He that walks uprightly walks surely: but he that perverts his ways shall be known.
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EXPOSITORY (ENGLISH BIBLE)Walketh surely.—He has no cause to fear lest anything to his discredit should come out, but can trust quietly in the Lord (Psalm 112:7); while he that goeth by crooked paths will be found out (Matthew 10:26), and the fear of this gives him perpetual uneasiness. Or the meaning may be that he will be “instructed,” i.e., punished by misfortune, as Jeremiah 31:19.Proverbs 10:9. He that walketh uprightly — Who is sincere, and just, and faithful in his dealings with God, and toward men; walketh surely — Hebrew, ילךְ בשׂח, shall walk securely, or confidently, as the word properly signifies; quietly resting upon God’s favour and gracious providence for his protection, being supported by the testimony of a good conscience, and therefore not caring who observes or knows his actions, which he endeavours to approve both to God and men. But he that perverteth his ways — That walks perversely, or in crooked and sinful paths; that acts hypocritically and deceitfully with God, or with men; shall be known — His wickedness shall be publicly discovered, and so he shall be exposed to all that shame and punishment which his sins deserve, and which he thought by his craft and subtlety to avoid.Jeremiah 31:19; Judges 8:16 margin) in the sense of exposed.
known—discovered and punished.He that walketh uprightly; who is sincere, and just, and faithful in his dealings with God and with men.
Surely; or, securely, or confidently, as the word properly signifies, and is here rendered by all the ancient interpreters, and by most of the others; quietly resting upon God’s favour and gracious providence for his protection, and being supported by the testimony of a good conscience, and therefore not fearing nor caring who knows or observes his actions, which he endeavours to approve both to God and to men.
That perverteth his ways; that walks perversely, or frowardly, or in crooked and sinful paths; that dealeth hypocritically and deceitfully with God, or with men, using all possible crafts to conceal his wickedness.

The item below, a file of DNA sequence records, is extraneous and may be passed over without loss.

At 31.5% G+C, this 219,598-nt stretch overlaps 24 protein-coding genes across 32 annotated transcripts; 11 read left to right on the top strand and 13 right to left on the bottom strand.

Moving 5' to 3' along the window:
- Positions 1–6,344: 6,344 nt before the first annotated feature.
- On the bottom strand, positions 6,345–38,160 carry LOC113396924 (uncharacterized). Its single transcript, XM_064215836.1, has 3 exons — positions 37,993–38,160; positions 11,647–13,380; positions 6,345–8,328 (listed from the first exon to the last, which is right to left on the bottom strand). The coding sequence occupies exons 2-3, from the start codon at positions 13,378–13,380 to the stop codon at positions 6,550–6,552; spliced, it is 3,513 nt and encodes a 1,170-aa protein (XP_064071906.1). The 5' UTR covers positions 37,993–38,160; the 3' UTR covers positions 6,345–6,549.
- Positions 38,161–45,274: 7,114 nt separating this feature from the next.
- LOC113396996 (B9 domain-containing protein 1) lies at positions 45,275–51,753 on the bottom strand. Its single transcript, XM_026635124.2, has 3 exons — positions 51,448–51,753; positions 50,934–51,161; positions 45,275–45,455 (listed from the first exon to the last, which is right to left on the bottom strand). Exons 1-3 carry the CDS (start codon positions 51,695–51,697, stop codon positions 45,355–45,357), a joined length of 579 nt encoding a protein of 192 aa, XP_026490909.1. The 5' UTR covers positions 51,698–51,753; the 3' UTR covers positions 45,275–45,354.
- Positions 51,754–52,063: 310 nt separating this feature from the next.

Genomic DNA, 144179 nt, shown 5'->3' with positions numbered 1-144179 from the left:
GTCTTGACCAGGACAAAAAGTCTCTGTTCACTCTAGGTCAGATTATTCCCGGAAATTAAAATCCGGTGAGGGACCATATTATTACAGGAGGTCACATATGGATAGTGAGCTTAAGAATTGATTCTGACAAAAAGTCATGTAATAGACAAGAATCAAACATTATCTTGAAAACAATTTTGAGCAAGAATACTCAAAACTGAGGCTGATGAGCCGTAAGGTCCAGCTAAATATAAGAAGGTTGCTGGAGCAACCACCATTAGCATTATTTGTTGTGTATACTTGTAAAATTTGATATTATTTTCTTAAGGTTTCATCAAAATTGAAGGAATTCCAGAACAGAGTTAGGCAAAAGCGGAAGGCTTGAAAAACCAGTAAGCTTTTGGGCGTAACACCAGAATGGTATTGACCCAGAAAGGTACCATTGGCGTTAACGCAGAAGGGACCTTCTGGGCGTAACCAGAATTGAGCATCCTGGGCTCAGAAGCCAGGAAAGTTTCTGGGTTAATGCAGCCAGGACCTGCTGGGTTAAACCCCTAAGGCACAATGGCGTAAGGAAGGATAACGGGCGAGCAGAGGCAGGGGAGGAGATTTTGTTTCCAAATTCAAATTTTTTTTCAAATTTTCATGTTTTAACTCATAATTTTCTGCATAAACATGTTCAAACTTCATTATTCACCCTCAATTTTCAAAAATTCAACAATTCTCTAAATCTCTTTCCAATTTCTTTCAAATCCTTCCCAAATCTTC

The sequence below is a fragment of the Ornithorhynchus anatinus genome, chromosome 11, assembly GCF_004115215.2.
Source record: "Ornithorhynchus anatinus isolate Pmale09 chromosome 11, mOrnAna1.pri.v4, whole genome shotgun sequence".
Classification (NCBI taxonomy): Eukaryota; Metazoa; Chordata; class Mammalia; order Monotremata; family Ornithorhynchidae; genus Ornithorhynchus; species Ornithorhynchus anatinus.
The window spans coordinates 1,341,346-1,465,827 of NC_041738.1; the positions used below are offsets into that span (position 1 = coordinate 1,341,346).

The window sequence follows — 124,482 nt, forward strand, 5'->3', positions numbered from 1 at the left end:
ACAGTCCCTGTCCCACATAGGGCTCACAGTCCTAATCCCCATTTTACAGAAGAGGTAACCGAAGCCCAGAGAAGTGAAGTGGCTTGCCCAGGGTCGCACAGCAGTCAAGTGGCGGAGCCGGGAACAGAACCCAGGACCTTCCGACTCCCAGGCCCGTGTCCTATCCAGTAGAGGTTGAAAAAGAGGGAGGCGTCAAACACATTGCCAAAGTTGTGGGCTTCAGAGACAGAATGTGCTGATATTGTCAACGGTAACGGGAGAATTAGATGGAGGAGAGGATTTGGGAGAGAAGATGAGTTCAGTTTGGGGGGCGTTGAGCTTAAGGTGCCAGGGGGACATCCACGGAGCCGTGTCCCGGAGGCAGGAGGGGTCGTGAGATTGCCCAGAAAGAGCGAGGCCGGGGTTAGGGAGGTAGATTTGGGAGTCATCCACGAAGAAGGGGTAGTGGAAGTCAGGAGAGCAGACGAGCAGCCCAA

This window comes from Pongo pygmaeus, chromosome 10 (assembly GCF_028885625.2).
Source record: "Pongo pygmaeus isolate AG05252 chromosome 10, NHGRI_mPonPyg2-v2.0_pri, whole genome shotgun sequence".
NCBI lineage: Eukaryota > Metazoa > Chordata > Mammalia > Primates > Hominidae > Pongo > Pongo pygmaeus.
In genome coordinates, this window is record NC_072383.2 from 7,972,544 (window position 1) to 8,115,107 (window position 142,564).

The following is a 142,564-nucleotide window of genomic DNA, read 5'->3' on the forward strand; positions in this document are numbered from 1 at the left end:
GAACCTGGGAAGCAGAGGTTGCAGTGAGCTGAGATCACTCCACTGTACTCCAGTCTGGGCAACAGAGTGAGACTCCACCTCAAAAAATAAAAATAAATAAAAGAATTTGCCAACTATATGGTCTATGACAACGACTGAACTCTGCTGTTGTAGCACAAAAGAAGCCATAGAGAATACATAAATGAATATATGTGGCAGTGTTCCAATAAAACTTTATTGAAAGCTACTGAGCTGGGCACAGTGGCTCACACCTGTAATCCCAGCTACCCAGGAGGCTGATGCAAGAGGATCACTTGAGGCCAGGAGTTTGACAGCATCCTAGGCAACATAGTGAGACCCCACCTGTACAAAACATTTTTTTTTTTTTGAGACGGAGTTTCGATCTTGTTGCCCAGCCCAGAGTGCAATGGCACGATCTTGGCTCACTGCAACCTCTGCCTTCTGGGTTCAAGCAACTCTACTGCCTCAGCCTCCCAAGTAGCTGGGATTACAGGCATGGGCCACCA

Shall be known; his wickedness shall be publicly discovered, and so he shall be exposed to all that shame and punishment which his sins deserve, and which he thought by his cunning practices to avoid. Proverbs 2:7; he has the gracious and supporting presence of God, when he passes through the fire and water of afflictions, and even through the valley of the shadow of death, so that he has nothing to fear; and has moreover the testimony of a good conscience; and having a good hope through grace, he "walks in hope", as the Targum is; yea, rejoices in hope of the glory of God, and holds fast that rejoicing to the end;
but he that perverteth his ways shall be known; who does not walk in a plain, direct, and even path, according to the rule of the word, as the upright man; but winds about here and there, goes into crooked paths, walks in craftiness as deceitful workers, whose folly shall be made manifest; though they think to hide it, and deceive men, they and their wickedness shall be exposed, their tricks and artful methods shall be laid open, and they be known to be what they are; if not in this life, yet at the last judgment, 1 Timothy 5:24. Jarchi and Aben Ezra observe another sense of the word, "he shall be broken", and compare with it Judges 8:16.He that walketh uprightly walketh surely: but he that perverteth his ways shall be known.